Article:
John Husselbee

Rather a buyer than a seller be?

John Husselbee

New research from the US suggests that while fund managers often display clear skill when buying stocks, their track record on selling is much weaker and could potentially be damaging long-term returns.

The crux of the report – entitled Selling Fast and Buying Slow, produced by academics from Chicago School of Business, Carnegie Mellon University and MIT – is that buying and selling assets are driven by different psychological processes. Cutting through the science, buying decisions appear more forward looking and belief-based while selling is typically more backward looking.

A quote from one of the managers questioned sums up this dichotomy: “Buying is an investment decision, selling is something else.”

On the buying side, the process for an active long-only investor typically involves in-depth research, often meeting company management, painstaking financial analysis and ultimately establishing the opportunity cost of not investing. Every buy decision is seen as offering a chance to shine, to “find the next winner” as the report puts it, and data appears to show this process broadly bears fruit, with freshly purchased stocks tending to outperform.

When it comes to selling however, to quote from the report again, decisions are often driven by “asymmetric allocation of cognitive resources”, which basically means much of the effort that goes into buying decisions appears to be jettisoned.

It is important to understand that what the report calls ‘properly considered selling’ – on the back of new information that affects a company’s share price – still tends to yield a positive result. On so-called ‘non-announcement’ days however, sell decisions actually underperform a completely random disposal strategy by around 2% a year – and the detrimental impact on performance is ammunition for those on the former side of the ‘luck versus skill’ argument around active fund management.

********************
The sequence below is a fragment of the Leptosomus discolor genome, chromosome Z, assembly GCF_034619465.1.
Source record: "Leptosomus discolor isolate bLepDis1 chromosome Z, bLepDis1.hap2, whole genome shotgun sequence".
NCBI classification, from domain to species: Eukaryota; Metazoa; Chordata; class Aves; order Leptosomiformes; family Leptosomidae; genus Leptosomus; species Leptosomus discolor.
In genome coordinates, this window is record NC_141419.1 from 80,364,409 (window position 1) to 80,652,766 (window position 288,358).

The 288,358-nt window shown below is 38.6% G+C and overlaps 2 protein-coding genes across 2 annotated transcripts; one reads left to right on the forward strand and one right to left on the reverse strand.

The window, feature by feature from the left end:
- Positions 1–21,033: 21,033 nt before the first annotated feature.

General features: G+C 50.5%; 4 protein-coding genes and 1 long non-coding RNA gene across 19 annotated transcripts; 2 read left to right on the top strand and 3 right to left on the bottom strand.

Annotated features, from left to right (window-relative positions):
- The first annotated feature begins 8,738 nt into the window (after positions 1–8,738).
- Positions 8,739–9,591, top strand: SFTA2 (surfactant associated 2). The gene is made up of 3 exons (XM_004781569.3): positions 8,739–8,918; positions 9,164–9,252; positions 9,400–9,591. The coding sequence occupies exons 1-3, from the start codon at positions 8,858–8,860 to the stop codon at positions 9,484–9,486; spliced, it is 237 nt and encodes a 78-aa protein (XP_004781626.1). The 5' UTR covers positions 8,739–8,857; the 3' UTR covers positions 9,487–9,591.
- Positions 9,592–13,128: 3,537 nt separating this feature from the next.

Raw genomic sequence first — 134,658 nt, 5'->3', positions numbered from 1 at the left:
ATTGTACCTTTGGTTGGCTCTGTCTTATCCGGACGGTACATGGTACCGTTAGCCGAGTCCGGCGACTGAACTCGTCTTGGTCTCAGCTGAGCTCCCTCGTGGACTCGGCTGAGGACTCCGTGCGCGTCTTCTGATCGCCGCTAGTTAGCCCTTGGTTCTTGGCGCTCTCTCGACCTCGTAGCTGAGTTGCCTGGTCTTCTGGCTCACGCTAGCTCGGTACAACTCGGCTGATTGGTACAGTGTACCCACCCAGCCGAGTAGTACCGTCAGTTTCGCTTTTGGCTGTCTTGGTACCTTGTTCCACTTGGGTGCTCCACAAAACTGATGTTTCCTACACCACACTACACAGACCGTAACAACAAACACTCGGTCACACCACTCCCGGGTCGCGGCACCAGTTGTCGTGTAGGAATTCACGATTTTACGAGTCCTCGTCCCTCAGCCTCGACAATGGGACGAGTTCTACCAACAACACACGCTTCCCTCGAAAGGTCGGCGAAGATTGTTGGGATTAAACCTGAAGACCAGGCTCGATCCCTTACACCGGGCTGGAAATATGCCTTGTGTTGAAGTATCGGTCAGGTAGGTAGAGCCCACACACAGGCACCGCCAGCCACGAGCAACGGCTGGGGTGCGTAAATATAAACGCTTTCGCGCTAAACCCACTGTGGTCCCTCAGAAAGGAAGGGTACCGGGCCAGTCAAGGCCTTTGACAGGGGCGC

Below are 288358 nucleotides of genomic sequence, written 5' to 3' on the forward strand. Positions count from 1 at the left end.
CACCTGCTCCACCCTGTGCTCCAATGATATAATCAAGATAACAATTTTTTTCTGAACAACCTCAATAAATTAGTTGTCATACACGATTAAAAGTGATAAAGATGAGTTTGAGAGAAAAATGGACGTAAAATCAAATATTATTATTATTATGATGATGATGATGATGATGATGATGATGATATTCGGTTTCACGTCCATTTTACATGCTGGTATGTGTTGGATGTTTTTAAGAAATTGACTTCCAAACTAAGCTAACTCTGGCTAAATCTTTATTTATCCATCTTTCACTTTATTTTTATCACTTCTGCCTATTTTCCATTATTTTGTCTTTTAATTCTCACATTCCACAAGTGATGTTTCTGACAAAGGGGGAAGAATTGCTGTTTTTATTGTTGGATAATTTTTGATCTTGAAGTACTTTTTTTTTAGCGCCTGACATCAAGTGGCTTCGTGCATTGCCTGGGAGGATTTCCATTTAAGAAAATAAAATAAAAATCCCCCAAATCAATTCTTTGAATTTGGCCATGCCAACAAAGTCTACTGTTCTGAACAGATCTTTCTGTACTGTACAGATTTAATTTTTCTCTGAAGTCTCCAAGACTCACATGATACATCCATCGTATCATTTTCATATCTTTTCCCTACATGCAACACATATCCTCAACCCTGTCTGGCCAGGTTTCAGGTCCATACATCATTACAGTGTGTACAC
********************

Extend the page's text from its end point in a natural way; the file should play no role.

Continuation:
Elsewhere, the report also offers up interesting behavioural nuggets when it comes to parting company with stocks: some managers report a process more akin to complete obliteration than selling, removing the name of the stock from their investment universe. Many also avoid tracking performance of stocks after selling, shunning the opportunity cost part of the process inherent when it comes to buying.

All this reminds me of a book I read recently called The Art of Execution by Lee Freeman-Shor, who some of you might remember as behind the best idea funds at Skandia a few years ago. The premise of this book is simple: he gave 45 of the world's top investors between $25m and $150m and they could only invest in their ten best ideas to make money.

Many of the findings support the US research, positing five different types of sellers: rabbits, assassins, hunters, raiders and connoisseurs. In short, assassins are investors who deal promptly and unemotionally with failures, cutting early and moving on, while hunters tend to watch, analyse and then, at the right time, add in an attempt to average down and salvage the investment.

Rabbits watch the investment continue to fall, neither cutting nor adding, raiders snatch at any profit, while connoisseurs run the winners. I will leave people to read the book and find out which of these has been most successful.